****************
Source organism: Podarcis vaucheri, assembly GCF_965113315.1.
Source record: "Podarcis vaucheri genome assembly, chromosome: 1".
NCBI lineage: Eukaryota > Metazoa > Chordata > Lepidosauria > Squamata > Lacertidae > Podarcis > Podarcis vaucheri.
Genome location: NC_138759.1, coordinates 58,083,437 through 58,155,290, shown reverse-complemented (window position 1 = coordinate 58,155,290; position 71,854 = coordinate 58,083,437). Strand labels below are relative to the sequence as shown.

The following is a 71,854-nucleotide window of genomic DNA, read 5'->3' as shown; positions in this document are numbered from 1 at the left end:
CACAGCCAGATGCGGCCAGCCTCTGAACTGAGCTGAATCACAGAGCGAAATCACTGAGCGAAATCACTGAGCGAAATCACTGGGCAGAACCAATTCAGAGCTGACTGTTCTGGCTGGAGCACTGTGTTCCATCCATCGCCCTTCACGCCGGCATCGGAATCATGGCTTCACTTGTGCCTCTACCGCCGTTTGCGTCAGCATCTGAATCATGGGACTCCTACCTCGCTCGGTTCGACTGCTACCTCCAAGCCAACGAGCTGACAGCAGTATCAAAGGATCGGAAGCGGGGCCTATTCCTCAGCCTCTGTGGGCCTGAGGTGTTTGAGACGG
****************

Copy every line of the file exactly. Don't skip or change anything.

Source organism: Podarcis vaucheri, assembly GCF_965113315.1.
Source record: "Podarcis vaucheri genome assembly, chromosome: 1".
NCBI lineage: Eukaryota > Metazoa > Chordata > Lepidosauria > Squamata > Lacertidae > Podarcis > Podarcis vaucheri.
Genome location: NC_138759.1, coordinates 58,083,437 through 58,155,290, shown reverse-complemented (window position 1 = coordinate 58,155,290; position 71,854 = coordinate 58,083,437). Strand labels below are relative to the sequence as shown.

The following is a 71,854-nucleotide window of genomic DNA, read 5'->3' as shown; positions in this document are numbered from 1 at the left end:
CACAGCCAGATGCGGCCAGCCTCTGAACTGAGCTGAATCACAGAGCGAAATCACTGAGCGAAATCACTGAGCGAAATCACTGGGCAGAACCAATTCAGAGCTGACTGTTCTGGCTGGAGCACTGTGTTCCATCCATCGCCCTTCACGCCGGCATCGGAATCATGGCTTCACTTGTGCCTCTACCGCCGTTTGCGTCAGCATCTGAATCATGGGACTCCTACCTCGCTCGGTTCGACTGCTACCTCCAAGCCAACGAGCTGACAGCAGTATCAAAGGATCGGAAGCGGGGCCTATTCCTCAGCCTCTGTGGGCCTGAGGTGTTTGAGACGG